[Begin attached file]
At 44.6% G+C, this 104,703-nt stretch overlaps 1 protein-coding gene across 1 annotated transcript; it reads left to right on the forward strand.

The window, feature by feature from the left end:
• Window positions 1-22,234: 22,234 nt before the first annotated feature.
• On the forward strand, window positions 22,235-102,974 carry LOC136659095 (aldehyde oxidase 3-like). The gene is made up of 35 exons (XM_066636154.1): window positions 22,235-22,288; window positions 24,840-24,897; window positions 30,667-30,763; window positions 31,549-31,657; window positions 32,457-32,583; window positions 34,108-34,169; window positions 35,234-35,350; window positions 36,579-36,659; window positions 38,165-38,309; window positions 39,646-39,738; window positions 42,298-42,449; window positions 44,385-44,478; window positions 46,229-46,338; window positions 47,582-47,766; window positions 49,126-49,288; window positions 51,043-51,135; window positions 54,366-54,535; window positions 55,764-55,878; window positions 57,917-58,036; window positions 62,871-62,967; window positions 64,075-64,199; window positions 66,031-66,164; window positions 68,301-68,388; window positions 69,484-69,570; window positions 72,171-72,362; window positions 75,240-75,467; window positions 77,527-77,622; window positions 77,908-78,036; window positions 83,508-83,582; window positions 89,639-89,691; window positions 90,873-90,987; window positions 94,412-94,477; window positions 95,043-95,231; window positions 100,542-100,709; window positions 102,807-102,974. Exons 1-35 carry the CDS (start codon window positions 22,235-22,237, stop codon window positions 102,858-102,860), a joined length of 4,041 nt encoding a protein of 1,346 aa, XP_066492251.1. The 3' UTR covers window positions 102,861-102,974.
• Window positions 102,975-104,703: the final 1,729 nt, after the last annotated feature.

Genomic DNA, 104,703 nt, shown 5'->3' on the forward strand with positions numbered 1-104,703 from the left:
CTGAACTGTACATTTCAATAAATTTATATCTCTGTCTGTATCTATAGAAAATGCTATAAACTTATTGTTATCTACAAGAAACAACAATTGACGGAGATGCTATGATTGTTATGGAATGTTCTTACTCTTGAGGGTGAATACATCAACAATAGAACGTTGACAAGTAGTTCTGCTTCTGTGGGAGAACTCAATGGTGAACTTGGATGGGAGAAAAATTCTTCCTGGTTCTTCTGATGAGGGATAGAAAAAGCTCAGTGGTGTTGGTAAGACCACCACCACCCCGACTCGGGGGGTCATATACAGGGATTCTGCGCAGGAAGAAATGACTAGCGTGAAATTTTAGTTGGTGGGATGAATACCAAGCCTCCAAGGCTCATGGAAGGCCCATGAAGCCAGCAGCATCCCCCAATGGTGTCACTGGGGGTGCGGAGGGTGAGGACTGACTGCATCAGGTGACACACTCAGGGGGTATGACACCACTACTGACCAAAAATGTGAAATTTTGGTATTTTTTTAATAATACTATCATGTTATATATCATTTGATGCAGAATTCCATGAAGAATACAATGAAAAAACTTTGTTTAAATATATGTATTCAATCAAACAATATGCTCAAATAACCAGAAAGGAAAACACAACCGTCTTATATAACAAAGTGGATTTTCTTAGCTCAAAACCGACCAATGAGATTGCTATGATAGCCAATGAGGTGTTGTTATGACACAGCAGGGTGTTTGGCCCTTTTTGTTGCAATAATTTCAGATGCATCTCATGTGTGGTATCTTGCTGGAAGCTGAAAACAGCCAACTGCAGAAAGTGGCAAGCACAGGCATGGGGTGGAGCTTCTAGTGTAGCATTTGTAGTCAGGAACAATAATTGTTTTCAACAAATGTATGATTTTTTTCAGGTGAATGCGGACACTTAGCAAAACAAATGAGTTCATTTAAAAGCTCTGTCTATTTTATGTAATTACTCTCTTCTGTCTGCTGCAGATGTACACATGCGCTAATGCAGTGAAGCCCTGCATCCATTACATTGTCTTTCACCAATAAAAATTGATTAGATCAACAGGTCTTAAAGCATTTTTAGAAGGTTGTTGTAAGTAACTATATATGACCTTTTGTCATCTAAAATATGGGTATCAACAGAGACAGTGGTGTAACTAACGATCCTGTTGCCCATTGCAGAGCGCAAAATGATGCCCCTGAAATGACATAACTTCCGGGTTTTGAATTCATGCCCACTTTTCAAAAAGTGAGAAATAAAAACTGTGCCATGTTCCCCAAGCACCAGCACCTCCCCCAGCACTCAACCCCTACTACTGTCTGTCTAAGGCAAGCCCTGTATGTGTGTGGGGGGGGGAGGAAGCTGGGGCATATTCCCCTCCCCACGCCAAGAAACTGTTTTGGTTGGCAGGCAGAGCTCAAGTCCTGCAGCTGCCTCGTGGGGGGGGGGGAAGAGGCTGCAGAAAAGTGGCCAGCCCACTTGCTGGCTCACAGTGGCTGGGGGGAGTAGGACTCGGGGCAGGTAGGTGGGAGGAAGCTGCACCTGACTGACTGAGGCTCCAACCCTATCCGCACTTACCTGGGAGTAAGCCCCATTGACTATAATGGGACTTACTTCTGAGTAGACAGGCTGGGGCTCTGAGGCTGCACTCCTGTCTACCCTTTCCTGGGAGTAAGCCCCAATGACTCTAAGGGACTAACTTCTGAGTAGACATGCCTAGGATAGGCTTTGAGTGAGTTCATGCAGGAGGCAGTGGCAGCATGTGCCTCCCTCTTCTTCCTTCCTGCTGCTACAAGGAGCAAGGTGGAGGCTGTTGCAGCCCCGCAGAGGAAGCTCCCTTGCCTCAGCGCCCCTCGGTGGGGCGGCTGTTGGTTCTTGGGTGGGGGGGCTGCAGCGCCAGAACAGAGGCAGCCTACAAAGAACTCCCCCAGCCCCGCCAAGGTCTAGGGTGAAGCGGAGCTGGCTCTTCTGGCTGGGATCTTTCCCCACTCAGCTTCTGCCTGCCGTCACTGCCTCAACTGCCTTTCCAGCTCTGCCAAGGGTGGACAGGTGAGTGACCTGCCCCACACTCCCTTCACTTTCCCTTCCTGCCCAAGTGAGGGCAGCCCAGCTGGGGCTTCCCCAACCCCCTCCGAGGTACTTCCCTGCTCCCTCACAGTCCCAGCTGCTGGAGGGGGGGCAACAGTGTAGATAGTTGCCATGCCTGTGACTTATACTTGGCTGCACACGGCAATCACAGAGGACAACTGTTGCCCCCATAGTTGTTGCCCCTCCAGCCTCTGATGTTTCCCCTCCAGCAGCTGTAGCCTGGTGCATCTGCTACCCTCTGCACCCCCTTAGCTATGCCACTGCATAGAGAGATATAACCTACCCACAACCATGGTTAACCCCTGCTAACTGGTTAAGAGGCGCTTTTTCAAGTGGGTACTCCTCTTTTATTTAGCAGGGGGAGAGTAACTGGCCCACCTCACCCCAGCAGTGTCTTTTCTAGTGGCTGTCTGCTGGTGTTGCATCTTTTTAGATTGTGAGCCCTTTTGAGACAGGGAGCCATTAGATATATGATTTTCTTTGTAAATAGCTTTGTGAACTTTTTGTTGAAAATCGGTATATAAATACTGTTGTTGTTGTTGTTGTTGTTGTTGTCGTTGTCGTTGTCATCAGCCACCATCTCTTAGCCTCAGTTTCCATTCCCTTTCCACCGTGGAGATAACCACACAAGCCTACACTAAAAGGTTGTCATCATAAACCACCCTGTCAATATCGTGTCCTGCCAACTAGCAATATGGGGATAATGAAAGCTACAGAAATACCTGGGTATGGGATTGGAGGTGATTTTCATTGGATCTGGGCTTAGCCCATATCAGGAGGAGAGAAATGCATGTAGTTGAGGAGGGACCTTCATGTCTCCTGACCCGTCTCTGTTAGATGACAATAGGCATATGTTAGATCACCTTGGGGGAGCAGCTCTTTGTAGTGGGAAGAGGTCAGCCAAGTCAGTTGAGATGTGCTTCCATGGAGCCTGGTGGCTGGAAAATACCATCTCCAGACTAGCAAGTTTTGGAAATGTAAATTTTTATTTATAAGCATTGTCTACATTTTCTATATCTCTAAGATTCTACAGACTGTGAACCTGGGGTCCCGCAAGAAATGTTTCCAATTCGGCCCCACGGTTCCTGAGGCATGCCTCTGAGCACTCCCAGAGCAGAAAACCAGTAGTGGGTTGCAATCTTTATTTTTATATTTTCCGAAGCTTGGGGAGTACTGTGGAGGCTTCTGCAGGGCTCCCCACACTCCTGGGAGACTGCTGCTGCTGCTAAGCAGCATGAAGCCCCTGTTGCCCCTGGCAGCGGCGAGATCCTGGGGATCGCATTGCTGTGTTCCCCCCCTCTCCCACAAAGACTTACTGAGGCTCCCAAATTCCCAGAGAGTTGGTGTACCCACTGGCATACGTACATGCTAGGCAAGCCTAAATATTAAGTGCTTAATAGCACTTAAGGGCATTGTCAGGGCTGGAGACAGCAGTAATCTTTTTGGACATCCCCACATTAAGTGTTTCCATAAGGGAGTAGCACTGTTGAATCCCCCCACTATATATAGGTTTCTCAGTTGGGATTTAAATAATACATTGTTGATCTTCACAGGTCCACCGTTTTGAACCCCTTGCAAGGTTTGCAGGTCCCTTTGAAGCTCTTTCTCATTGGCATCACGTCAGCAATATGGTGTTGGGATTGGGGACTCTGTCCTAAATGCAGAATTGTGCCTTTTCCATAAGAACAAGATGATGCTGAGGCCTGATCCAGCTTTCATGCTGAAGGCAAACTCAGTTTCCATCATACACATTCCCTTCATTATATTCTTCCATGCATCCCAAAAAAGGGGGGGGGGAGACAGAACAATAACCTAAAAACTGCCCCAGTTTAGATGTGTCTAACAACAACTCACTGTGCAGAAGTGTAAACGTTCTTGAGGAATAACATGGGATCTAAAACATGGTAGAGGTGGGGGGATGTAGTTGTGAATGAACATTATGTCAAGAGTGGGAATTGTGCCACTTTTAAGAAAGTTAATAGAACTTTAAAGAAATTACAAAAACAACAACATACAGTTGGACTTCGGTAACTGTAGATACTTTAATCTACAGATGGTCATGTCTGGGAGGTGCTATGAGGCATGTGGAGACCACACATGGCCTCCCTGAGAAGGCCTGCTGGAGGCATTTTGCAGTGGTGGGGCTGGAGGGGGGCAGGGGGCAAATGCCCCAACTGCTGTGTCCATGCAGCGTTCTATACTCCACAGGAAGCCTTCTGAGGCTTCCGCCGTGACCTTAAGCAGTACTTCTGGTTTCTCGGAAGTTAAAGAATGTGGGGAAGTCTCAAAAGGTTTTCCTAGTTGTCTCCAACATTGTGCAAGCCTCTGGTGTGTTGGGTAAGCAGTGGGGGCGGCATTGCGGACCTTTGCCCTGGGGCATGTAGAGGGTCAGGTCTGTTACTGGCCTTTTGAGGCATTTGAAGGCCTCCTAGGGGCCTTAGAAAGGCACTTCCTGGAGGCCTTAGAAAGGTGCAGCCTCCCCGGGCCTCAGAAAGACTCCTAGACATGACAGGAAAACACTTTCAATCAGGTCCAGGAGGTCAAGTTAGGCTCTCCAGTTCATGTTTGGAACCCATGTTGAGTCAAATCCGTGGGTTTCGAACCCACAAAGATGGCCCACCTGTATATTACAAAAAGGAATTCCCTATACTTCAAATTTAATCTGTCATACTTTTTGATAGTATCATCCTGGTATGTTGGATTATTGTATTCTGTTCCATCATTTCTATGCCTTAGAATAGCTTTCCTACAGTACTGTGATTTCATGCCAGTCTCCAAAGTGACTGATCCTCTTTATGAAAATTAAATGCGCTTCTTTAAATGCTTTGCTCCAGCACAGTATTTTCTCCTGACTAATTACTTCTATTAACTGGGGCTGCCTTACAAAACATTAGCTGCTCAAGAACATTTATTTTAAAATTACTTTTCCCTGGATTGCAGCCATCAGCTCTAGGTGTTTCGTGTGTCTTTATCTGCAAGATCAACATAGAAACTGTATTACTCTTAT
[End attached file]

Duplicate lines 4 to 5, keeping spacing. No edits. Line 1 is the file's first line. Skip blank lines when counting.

• On the forward strand, window positions 22,235-102,974 carry LOC136659095 (aldehyde oxidase 3-like). The gene is made up of 35 exons (XM_066636154.1): window positions 22,235-22,288; window positions 24,840-24,897; window positions 30,667-30,763; window positions 31,549-31,657; window positions 32,457-32,583; window positions 34,108-34,169; window positions 35,234-35,350; window positions 36,579-36,659; window positions 38,165-38,309; window positions 39,646-39,738; window positions 42,298-42,449; window positions 44,385-44,478; window positions 46,229-46,338; window positions 47,582-47,766; window positions 49,126-49,288; window positions 51,043-51,135; window positions 54,366-54,535; window positions 55,764-55,878; window positions 57,917-58,036; window positions 62,871-62,967; window positions 64,075-64,199; window positions 66,031-66,164; window positions 68,301-68,388; window positions 69,484-69,570; window positions 72,171-72,362; window positions 75,240-75,467; window positions 77,527-77,622; window positions 77,908-78,036; window positions 83,508-83,582; window positions 89,639-89,691; window positions 90,873-90,987; window positions 94,412-94,477; window positions 95,043-95,231; window positions 100,542-100,709; window positions 102,807-102,974. Exons 1-35 carry the CDS (start codon window positions 22,235-22,237, stop codon window positions 102,858-102,860), a joined length of 4,041 nt encoding a protein of 1,346 aa, XP_066492251.1. The 3' UTR covers window positions 102,861-102,974.
• Window positions 102,975-104,703: the final 1,729 nt, after the last annotated feature.